The new Duke Perioperative Pain Care clinic, which opened earlier this month, is seeking to help patients recover from surgery without chronic pain.

Spearheaded by Duke's anesthesiology department, the clinic provides patients with procedures for pain management, with increased attention to the pain medication prescribed as well as physical fitness assessments and exercises. The clinic also provides care individualized to each patient’s pain levels and goals after undergoing surgery.

“There is a huge opportunity right now to improve health care services, and one of the areas with opportunity to do so is pain management. Pain comprises a huge portion of health care spending, " said Dr. Padma Gulur, professor of anesthesiology and the clinic's medical director. "So, we at Duke Anesthesiology explored gaps in care so that we could decrease spending on pain." 

Out of Duke's 40,000 yearly surgeries, the anesthesiology department found that among the top 35 percent of patients who required the most resources for treatment, only one in 10 of those patients actually benefited from the resources in place.

“We noted that the first time a patient interacted with our specialty care service was in the recovery room, following their surgical procedure," Gulur said. "This is less than ideal because we often times realize ways to have optimized the patient’s situation and prevented pain, like changing prescriptions or attending to behavioral risks."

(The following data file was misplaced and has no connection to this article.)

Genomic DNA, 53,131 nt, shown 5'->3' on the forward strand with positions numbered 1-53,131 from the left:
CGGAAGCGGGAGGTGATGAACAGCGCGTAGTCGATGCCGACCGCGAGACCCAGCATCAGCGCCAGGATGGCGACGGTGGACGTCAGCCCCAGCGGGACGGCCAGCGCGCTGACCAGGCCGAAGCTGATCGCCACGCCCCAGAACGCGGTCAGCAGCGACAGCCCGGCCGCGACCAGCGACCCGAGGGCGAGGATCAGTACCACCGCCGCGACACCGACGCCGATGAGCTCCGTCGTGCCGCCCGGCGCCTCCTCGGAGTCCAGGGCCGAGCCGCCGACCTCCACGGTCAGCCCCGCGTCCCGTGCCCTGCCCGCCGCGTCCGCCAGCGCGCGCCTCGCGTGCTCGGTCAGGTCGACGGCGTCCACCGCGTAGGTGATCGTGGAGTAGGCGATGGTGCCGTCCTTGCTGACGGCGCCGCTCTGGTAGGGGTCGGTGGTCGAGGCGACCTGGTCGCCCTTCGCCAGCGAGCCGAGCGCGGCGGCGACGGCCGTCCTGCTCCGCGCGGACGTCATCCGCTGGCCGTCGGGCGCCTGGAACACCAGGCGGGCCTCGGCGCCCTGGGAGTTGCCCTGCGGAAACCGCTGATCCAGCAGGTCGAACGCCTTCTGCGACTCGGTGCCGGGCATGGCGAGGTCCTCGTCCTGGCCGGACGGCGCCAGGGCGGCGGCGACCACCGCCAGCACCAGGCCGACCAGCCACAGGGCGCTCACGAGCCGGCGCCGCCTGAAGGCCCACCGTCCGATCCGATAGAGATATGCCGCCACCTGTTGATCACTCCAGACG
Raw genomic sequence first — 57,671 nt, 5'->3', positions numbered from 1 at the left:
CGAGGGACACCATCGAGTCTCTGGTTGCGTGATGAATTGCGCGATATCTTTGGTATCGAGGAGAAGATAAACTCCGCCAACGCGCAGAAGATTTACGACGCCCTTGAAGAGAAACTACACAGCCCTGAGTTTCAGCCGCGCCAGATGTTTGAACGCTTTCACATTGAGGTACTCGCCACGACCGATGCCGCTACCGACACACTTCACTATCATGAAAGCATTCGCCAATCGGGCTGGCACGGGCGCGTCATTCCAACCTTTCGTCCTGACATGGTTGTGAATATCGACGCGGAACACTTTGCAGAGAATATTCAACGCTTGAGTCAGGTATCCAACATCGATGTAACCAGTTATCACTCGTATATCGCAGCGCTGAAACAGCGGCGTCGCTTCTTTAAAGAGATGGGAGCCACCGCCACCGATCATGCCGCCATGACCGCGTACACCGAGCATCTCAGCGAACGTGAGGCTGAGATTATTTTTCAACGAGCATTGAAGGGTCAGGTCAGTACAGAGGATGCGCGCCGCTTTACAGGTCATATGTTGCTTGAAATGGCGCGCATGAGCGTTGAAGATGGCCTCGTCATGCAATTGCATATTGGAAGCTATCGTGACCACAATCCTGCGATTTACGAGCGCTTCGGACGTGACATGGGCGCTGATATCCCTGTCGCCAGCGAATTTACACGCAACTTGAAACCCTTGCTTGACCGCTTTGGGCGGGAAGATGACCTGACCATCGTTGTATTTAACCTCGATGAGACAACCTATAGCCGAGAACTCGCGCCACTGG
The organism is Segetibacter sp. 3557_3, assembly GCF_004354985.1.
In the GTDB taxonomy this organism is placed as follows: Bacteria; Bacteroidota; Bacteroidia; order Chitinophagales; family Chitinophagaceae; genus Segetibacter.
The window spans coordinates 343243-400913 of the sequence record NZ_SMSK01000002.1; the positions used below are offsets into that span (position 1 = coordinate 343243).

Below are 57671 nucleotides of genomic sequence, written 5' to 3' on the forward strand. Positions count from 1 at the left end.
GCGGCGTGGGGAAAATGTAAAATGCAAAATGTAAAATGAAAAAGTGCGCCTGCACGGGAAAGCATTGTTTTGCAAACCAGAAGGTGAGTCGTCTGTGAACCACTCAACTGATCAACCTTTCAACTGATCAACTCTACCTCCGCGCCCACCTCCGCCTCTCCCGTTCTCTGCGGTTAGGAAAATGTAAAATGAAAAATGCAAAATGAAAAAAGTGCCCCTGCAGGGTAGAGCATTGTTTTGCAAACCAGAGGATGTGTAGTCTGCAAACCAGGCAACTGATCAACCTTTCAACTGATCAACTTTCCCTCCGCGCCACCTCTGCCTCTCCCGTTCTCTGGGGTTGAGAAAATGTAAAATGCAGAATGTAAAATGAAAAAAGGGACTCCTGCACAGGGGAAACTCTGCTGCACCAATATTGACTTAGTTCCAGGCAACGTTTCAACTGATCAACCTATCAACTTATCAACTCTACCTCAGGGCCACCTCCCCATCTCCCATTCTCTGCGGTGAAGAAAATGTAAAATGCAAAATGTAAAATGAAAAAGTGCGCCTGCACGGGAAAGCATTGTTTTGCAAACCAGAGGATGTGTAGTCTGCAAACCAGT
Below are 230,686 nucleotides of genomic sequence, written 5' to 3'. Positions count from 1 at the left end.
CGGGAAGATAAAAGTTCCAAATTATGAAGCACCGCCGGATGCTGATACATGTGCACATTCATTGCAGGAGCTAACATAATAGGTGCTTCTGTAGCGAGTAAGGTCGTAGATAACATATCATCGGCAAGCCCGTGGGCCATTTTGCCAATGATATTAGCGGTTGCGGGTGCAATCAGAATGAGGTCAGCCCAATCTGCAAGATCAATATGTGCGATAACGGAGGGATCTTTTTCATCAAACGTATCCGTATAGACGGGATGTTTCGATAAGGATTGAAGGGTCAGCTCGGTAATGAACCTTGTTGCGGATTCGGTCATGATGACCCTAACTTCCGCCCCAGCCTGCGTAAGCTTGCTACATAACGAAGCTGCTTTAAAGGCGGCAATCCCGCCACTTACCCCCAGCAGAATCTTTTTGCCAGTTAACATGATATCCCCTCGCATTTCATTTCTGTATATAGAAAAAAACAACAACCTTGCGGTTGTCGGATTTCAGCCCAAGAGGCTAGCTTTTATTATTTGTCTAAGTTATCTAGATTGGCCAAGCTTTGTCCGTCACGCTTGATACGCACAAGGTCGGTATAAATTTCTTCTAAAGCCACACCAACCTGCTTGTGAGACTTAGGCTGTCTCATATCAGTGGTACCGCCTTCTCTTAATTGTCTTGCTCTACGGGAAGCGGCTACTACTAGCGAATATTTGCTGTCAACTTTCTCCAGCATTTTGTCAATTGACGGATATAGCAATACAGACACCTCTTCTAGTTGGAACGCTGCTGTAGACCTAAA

Beyond a need for preoperative care, Gulur noted that providing patients with a pain-management plan only after the surgery is not sufficient.

“Patients are often not ready for routine outpatient care after being discharged," she said. "They might need a gentle hand back into the community, which didn’t exist. Eight out of 10 patients don’t follow plans provided, and patients being readmitted to treat pain is common."

The clinic is perioperative, which means that it conducts thorough check-ins with patients before, during and after their procedures. Gulur explained that the reason this service was not provided before was because it cost extra.

“Preventative care is not easily reimbursed in the current ‘service healthcare system,’" Gulur said. "It’s more of a value service, but as we move towards value-based health care, which focuses more on whether a patient’s health improves, programs like this clinic will flourish."

Physicians hope that the clinic will help decrease patients' reliance on opioids for pain relief. The clinic could also spur a higher rate of patients returning to work following surgical procedures.

Commitment from the anesthesiology department at Duke and leadership at the Duke Hospital made the clinic possible, Gulur explained. 

She added that an improvement in functional recovery post-surgery could catch the attention of peer institutions—a step to work toward.

“With data proving that good progress can be made with the clinic, we hope that there will be national change, and that these services will be provided to more and more patients," Gulur said. "We ultimately hope our clinic can serve as a model that other health care systems can adopt."